Gigafactory Verkor in Dunkirk: Renault takes the lead in the race for electric patriotism

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PSA has long prided itself on having been less of a relocator than Renault and has, at times, used this as an argument to get the state to arbitrate in the direction that best served the company's interests. For the moment, by adding a French gigafactory to the Chinese one, backed up by the manufacture of the first European mass-produced battery electric vehicle in France, Renault is in the lead.

Renault-Nissan had initiated a movement at the end of 2020 that seemed to give substance to the proposals of President Macron who, on 26 May, declared at the Valeo factory in Etables that the objective of one million clean cars "made in France" should be aimed for by 2025.

By implying from his arrival in September that he wanted an affordable electric vehicle to be assembled in France, Luca de Meo had sent a powerful signal: while the increasing purchases of battery electric vehicles and imported rechargeable hybrids competing with the Zoé and the Peugeot or DS seemed to contradict the ambitions of May 2020 in the French foreign trade statistics, the announcements concerning the Mégane E-Tech and then the R5 and Micra came month after month to reinforce the credibility of the French ambitions.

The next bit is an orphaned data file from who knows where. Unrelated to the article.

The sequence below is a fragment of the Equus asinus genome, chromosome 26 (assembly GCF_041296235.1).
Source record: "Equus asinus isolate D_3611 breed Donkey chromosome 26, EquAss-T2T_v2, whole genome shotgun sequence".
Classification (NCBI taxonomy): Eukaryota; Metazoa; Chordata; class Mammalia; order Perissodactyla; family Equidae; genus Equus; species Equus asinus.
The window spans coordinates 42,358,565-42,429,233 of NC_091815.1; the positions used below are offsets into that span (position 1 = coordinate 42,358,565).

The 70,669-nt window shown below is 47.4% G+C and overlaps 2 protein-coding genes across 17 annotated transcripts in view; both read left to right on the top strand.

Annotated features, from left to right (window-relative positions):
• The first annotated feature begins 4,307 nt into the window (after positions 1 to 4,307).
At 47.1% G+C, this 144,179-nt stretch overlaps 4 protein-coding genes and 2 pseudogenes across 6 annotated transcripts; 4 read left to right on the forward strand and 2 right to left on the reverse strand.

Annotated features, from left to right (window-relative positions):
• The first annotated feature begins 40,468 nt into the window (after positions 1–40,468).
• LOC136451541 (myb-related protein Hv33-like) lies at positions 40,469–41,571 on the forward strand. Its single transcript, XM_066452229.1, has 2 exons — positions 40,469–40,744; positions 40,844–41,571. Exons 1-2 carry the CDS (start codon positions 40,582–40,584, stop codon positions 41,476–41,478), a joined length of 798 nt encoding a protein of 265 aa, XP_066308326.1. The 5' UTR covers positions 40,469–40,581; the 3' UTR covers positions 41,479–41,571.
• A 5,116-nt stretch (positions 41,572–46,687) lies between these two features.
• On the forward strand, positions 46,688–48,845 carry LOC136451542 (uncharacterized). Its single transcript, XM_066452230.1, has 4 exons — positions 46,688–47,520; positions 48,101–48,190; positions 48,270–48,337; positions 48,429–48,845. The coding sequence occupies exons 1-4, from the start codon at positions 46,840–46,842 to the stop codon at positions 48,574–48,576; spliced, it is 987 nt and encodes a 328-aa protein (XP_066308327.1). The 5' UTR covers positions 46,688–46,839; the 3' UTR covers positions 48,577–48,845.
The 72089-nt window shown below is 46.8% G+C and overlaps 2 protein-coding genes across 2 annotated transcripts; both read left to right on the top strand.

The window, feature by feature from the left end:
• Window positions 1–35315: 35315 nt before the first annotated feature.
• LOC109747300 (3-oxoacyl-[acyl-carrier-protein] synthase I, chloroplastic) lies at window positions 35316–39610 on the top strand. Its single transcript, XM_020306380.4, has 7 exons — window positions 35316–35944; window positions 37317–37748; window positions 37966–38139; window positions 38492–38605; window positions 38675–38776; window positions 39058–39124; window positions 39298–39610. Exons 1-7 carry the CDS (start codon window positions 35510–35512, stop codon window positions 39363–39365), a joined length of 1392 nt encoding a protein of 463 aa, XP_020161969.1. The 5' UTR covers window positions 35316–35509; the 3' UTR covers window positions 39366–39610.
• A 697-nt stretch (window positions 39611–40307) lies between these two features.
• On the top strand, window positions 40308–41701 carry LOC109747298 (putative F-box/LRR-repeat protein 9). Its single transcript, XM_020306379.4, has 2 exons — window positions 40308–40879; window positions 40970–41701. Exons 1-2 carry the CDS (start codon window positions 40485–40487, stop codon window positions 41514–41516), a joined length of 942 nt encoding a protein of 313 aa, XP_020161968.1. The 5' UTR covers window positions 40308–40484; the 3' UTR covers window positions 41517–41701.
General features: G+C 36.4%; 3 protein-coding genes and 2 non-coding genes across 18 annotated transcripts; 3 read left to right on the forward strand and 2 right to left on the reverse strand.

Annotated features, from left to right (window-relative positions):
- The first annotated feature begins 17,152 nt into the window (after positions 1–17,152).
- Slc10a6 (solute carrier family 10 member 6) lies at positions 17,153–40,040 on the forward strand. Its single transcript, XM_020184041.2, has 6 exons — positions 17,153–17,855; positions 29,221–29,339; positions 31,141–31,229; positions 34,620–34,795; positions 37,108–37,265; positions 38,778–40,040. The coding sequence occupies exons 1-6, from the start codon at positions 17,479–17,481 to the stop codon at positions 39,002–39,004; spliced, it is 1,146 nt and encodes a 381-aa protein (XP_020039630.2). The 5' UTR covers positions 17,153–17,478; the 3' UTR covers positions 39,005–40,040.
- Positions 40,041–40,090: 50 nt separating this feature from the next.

More precisely, Renault, by structuring the ElectriCity project which goes far beyond the Douai site alone to federate the structuring of the entire ecosystem, suggests that the coupling of French gigafactories and French assembly sites makes sense and can therefore allow electrification to become a tool for relocation. When he announced the Envision gigafactory project on Friday 25 June (to take the wind out of Emmanuel Macron's sails, who was due to announce it on Monday), Xavier Bertrand, President of the Hauts de France Region, who was still harbouring presidential ambitions at the time, indicated that his Region would grant Renault €25 million (in addition to €60-100 million in European funds) to modernise its Douai and Maubeuge sites. At the time, he said: "I said that this Renault modernisation project would only be financed by the Region if we had the guarantee of a new battery factory.